The Quantum Information Group (QIG) is developing a new approach to information technology that applies the fundamental laws of Quantum Physics to network communications and computing.
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Quantum Key Distribution
Quantum cryptography provides a secure means for distributing secret keys between two parties (usually referred to as Alice and Bob) on an optical network. A unique feature of the technique is that the secrecy of the keys is independent of the resources available to a hacker.
Applications in quantum information technology, such as quantum cryptography and quantum computing, require new devices that generate and detect light at the quantum level. Toshiba have developed a generic nanotechnology for single photon generation and detection using semiconductor quantum dots.
Independent indistinguishable quantum light sources on a reconfigurable photonic integrated circuit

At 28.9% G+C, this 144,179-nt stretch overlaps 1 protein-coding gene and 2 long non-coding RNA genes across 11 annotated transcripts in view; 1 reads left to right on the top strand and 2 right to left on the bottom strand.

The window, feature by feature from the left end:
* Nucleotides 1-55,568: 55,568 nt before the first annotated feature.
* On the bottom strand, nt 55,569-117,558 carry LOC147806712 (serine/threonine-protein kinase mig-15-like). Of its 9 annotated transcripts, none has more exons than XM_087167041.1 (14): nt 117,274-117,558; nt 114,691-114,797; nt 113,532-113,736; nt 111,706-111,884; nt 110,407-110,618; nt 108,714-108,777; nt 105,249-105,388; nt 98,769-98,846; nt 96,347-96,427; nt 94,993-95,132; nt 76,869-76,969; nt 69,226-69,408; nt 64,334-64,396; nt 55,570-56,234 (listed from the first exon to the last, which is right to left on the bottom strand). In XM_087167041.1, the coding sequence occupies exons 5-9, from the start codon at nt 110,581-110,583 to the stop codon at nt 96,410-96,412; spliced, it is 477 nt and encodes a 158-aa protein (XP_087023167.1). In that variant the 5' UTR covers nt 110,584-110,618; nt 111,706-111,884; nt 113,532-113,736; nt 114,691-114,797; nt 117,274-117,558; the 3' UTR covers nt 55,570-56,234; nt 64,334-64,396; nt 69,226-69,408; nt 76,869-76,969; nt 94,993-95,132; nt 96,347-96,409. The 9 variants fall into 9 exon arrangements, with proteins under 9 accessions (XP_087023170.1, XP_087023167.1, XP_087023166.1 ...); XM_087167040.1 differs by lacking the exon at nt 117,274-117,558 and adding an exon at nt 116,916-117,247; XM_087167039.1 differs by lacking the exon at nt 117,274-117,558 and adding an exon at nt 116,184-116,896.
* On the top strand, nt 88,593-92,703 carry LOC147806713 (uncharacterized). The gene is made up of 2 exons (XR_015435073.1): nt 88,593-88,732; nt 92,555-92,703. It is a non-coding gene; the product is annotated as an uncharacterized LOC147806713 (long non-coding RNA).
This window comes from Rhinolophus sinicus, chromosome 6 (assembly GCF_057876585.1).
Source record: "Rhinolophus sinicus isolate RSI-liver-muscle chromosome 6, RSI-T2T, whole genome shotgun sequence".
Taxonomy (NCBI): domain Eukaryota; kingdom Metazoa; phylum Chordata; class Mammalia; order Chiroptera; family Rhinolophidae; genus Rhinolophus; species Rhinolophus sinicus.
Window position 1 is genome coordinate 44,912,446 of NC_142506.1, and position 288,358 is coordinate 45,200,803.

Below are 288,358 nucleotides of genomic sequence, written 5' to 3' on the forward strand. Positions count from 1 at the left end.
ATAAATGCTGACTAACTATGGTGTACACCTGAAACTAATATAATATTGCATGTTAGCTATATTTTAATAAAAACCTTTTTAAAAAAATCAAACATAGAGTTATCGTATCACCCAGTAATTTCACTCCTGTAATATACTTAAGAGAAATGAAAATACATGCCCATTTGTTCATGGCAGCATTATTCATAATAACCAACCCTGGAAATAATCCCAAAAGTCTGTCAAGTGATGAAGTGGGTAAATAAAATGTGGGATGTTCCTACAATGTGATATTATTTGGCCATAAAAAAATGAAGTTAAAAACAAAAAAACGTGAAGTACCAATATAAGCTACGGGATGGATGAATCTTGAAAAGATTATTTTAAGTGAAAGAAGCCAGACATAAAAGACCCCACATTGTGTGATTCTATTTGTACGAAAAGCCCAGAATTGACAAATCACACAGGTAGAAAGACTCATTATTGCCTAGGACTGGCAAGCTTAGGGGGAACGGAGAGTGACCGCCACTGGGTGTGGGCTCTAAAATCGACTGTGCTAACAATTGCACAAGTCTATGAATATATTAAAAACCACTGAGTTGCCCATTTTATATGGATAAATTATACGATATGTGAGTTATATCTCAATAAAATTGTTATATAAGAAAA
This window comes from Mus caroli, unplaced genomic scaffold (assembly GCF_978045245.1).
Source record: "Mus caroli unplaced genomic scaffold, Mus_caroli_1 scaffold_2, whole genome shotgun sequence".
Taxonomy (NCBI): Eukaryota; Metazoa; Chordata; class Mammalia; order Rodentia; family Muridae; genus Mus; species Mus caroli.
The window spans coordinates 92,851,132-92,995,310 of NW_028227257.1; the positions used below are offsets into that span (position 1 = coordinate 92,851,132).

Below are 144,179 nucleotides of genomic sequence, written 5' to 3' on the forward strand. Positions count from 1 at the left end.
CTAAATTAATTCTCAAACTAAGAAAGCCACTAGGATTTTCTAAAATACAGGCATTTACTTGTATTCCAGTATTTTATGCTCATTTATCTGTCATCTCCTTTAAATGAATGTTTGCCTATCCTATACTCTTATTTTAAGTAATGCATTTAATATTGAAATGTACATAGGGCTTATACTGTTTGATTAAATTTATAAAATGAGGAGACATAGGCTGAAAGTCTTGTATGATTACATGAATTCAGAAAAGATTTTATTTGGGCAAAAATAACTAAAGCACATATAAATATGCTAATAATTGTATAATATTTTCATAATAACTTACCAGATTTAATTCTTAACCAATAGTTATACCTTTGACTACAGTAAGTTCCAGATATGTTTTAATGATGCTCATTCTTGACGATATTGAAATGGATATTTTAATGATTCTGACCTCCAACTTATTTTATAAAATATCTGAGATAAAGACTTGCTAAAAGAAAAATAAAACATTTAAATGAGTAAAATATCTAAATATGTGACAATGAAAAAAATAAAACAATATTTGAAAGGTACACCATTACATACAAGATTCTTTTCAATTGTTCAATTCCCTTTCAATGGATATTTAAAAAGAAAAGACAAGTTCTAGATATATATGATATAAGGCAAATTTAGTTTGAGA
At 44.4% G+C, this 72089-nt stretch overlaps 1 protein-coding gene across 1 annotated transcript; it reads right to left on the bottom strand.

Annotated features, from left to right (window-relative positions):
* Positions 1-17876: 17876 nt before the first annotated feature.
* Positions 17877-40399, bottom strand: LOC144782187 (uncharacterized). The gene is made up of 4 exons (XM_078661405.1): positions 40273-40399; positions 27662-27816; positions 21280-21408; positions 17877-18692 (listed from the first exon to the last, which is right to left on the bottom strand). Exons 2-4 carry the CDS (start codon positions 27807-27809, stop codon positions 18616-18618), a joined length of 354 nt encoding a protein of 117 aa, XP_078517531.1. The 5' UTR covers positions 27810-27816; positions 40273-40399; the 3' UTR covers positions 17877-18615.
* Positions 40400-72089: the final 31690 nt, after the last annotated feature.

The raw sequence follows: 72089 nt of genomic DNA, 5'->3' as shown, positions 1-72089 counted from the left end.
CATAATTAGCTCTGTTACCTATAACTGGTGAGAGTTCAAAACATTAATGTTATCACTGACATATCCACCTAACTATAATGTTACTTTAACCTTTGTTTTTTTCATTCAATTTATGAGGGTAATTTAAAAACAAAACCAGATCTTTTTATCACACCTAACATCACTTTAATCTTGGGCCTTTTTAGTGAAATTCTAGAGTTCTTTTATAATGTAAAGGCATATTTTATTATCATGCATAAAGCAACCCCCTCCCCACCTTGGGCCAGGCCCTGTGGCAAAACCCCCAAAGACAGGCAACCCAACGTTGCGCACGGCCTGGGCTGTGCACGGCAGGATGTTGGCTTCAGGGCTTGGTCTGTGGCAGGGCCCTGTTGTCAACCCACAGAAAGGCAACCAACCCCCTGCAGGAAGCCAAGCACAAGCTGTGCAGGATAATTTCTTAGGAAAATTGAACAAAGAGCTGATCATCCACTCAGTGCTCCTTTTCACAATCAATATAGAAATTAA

D. J. P. Ellis, A. J. Bennett, C. Dangel, J. P. Lee, J. P. Griffiths, T. A. Mitchell, T.-K. Paraiso, P. Spencer, D. A. Ritchie and A. J. Shields
Overcoming the rate-distance limit of quantum key distribution without quantum repeaters
M. Lucamarini, Z. L. Yuan, J. F. Dynes and A. J. Shields
Best-Practice Criteria for Practical Security of Self-Differencing Avalanche Photodiode Detectors in Quantum Key Distribution
A. Koehler-Sidki, J. F. Dynes, M. Lucamarini, G. L. Roberts, A. W. Sharpe, Z. L. Yuan and A. J. Shields
Field trial of a QKD and high-speed classical data hybrid metropolitan network (Conference Presentation)
A. Wonfor, H. Qin, R. Kumar, X. Tang, J. F. Dynes, A. J. Shields, R. V. Penty and I. H. White
A quantum light-emitting diode for the standard telecom window around 1,550 nm
T. Müller, J. Skiba-Szymanska, A. B. Krysa, J. Huwer, M. Felle, M. Anderson, R. M. Stevenson, J. Heffernan, D. A. Ritchie and A. J. Shields
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